Fed hikes by 50 bps, begins balance sheet reduction from June

The US Federal Reserve announced on Wednesday that the FOMC had agreed to raise the target range for the federal funds rate by 50 basis points to 0.75% to 1%, in line with expectations. 

The Fed further noted that it will begin trimming the balance sheet on June 1, starting with a $47.5 billion cap on monthly runoff and rising to $95 billion monthly after three months.

Key takeaways as summarized by Reuters

“Fed anticipates ongoing increases in target range will be appropriate.”

“Inflation expected to return to its 2% objective and the labor market to remain strong with appropriate monetary policy firming.”

“Inflation remains elevated, reflecting supply and demand imbalances related to the pandemic, higher energy prices, broader price pressures.”

“Invasion of Ukraine by Russia is causing tremendous human and economic hardship.”

“Implications for US economy highly uncertain but in the near term invasion and related events are likely to create additional upward pressure on inflation and weigh on economic activity.”

“In addition, covid-related lockdowns in china are likely to exacerbate supply chain disruptions.”

“We are highly attentive to inflation risks.”

“Although economic activity edged down in Q1, household spending and business fixed investment remained strong.”

“Job gains robust in recent months.”

“Fed policy vote was unanimous.”

Market reaction

The US Dollar Index turned south with the initial reaction to the Fed’s policy announcements and was last seen losing 0.3% on the day at 103.12.

Buy the dollar dip? No limits for interest rates, nor for the currency

  • The Federal Reserve has raised rates by 50 bps as expected and seems open to further hikes.
  • QT program launch and its potential ramp-up make the dollar scarcer. 
  • Lack of hints about peak inflation adds to uncertainty, another positive for the greenback. 

“Our friendship has no limits” – that declaration from the presidents of China and Russia preceded the latter’s war on Ukraine. The Fed seems to be declaring war on inflation, leaving investors in the dark about how high-interest rates will rise. That is dollar positive, and so is the Fed’s flexibility on withdrawing greenbacks from markets.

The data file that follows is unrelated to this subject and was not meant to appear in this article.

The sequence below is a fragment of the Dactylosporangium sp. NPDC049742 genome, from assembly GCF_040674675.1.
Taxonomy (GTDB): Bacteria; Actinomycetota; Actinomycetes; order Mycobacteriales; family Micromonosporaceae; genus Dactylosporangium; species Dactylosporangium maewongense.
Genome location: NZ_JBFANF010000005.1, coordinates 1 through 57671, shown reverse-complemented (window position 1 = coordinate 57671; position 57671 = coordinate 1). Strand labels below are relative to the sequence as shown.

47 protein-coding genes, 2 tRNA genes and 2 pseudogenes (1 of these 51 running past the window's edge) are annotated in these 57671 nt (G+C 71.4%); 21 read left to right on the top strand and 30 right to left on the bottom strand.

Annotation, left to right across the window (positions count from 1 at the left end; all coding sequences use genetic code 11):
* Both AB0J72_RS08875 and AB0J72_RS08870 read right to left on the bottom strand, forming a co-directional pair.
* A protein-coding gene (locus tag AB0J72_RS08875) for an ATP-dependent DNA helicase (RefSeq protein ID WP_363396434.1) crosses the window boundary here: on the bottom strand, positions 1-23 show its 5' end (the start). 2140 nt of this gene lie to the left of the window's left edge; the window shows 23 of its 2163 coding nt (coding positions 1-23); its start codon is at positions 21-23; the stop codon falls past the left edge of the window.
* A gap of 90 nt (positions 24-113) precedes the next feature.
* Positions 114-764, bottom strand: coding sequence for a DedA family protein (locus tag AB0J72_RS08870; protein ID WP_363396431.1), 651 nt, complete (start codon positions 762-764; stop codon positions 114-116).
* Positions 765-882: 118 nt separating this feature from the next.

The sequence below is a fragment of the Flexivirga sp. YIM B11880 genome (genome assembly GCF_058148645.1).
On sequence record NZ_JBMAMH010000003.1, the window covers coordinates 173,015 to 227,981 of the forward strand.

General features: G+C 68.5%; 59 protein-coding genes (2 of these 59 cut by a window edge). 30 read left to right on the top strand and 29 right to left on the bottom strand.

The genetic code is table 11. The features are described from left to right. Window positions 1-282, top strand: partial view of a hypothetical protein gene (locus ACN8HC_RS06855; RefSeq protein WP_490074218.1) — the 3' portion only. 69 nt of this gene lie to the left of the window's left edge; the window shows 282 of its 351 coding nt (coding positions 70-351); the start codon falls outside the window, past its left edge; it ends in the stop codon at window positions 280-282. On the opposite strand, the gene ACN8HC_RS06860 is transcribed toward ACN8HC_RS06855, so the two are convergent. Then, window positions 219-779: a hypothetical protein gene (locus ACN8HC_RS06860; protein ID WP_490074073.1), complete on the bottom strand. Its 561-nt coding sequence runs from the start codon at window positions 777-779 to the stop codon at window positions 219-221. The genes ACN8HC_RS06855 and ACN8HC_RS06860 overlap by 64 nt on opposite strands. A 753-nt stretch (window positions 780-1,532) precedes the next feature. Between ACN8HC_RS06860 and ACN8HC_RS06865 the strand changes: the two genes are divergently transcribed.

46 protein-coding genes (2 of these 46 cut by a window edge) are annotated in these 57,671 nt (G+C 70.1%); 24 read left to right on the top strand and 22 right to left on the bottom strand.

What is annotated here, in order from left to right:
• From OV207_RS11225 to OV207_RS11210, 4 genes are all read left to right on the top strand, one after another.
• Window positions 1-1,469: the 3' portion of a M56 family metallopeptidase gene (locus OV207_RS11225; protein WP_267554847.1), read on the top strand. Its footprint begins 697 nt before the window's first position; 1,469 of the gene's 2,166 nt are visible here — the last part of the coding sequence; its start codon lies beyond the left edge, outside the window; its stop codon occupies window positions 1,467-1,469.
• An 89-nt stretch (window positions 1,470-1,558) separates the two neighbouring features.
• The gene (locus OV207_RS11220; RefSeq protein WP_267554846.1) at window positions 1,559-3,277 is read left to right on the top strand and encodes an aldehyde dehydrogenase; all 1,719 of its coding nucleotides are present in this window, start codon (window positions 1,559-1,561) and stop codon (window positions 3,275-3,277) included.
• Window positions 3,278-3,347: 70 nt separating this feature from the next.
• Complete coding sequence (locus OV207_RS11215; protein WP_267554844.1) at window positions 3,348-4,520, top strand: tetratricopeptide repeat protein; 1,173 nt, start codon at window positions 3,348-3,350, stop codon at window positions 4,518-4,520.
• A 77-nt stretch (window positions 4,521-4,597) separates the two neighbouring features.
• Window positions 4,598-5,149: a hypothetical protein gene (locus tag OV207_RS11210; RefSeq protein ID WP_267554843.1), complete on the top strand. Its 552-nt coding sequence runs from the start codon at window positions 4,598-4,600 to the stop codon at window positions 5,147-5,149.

Buy the Rumor, Sell the Fact

The dollar is initially lower, due to several factors. First, a “buy the rumor, sell the fact” response. Second, the Fed refrained from promising an “expeditious” cycle, and without a promise to act fast, the algorithms seemed to have sold off the dollar. Third, the decision has been unanimous – uber-hawk James Bullard refrained from voting for even more aggressive policy. 

Nevertheless, I am certain this initial dollar selling is wrong. Let me elaborate: 

The Fed states that household spending and business fixed investment remained strong in the first quarter, despite an editing down in economic activity. On one of its mandates, employment, it stresses that “job growth has been strong in recent months.” 

What I see as most important, is the Fed comment on inflation: it is still high, “owing to supply and demand mismatches caused by the pandemic, rising energy prices, and broader price pressures”. The latter is the most critical point – inflation is broad-based

The world’s most powerful central bank raised interest rates by 50 bps to a range of 0.75% to 1%, as fully expected. The officials at the Washington-based institution also launched a Quantitative Tightening (QT) program, in which it lets bonds mature without reinvesting the proceeds, thus shrinking its balance sheet. 

While these two steps were fully priced in, the path of the next rate hikes and the final interest rates remains uncertain. If there is one thing markets hate is uncertainty. But for traders, this is a boon. “Make the trend your friend” remains the name of the game. 

Greenback attracts safe-haven flows

The dollar benefits not only from higher US rates but also from uncertainty, as the greenback attracts safe-haven flows

Before the decision, talking heads on financial media discussed a final rate of 3% to 3.50%, but the bank’s statement leaves no clue as to how high borrowing costs could go. Some certainty could come in June when the bank publishes new forecasts – but these are prone to abrupt changes.

Traders have to react with certainty despite an uncertain picture, and they try to scrutinize the Fed’s statement for direction. It seems like a war on inflation, a massive change from the days of describing rising prices as transitory. 

Despite the relatively moderate Core CPI figure for March – 0.3% MoM – there is no mention of price rises slowing down. Fog is hiding the peak of inflation, and that makes the upward climb harder for the Fed and for markets. 

The Fed fought the previous war of deflation back in 2021, and it might be too aggressive now. Nevertheless, Fed Chair Jerome Powell’s words matter more than one figure, which could be a one-off. 

Another factor to consider for the dollar is the number of dollars in circulation. It is not only about to fall via the current QT scheme but could further squeeze. Fewer greenbacks – and especially the specter of even fewer ones – mean a stronger currency.

Bottom line: the dollar rally has more room to run, as peak inflation and peak rates have yet to appear.

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